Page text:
Editorial

EDITORIAL: Prisoners are Humans Too — Let’s Treat Them That Way

D.C.’s Congresswoman Eleanor Holmes Norton has undertaken a noble cause on behalf of thousands of incarcerated men and women and their families. And we support her efforts 100 percent.

We assert, as does Norton, that local felons housed by the Federal Bureau of Prisons (BOP) should be treated more like human beings with rules and procedures that facilitate a smoother transition back into society as returning citizens. In addition, during their incarceration, contact with their loved ones should be a positive encounter — something that many say is not the current situation.

For example, a parent and child cannot engage in physical contact during visits — no hugs, no kisses, no meaningful embraces are allowed. Visitors must also adhere to a dress code which often forces them to purchase additional items of clothing — even after traveling hundreds of miles for their visit.

And despite the overwhelming challenges facing returning citizens, they must also pay an inordinately high fee during their placement at Residential Reentry Centers, or halfway houses.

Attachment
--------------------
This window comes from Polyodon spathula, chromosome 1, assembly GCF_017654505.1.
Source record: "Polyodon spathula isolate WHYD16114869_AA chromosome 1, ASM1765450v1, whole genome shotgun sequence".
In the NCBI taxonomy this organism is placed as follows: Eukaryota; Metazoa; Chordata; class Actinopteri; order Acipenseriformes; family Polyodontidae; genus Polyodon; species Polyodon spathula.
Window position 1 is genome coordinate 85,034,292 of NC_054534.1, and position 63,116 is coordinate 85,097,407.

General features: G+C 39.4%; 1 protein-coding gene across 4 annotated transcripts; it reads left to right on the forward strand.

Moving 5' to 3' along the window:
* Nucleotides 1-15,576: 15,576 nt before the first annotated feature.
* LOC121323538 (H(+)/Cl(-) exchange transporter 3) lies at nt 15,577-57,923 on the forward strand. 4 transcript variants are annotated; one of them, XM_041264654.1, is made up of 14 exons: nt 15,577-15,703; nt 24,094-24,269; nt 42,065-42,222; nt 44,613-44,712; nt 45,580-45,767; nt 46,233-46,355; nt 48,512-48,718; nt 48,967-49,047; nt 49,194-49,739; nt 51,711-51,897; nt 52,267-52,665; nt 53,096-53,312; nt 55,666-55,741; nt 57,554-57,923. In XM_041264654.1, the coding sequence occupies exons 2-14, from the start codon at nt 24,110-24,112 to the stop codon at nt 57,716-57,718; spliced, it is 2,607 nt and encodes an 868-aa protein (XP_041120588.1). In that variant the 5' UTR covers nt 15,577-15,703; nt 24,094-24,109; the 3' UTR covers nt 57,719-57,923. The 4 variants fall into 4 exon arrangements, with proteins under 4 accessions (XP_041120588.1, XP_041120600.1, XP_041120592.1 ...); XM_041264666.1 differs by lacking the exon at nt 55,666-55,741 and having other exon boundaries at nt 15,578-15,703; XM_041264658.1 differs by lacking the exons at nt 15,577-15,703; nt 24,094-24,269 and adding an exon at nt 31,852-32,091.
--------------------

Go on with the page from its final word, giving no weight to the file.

Norton recently sent correspondence to Thomas R. Kane, the acting director of the BOP, citing her concerns and has also introduced a bill, H.R. 2988, that would eliminate the requirement that residents of BOP halfway houses pay a subsistence fee of 25 percent of their gross income to offset the cost of being housed.

The collective policies thrust upon those housed by BOP, we believe, lack any semblance of compassion and do nothing more than add even more hurdles for men and women who have served their time and deserve the opportunity to get on with their lives.

Let’s use common sense and treat everyone with dignity — even, and perhaps particularly, those who have erred in their past and are now attempting to reconnect with their families and embark on a better and more positive path.

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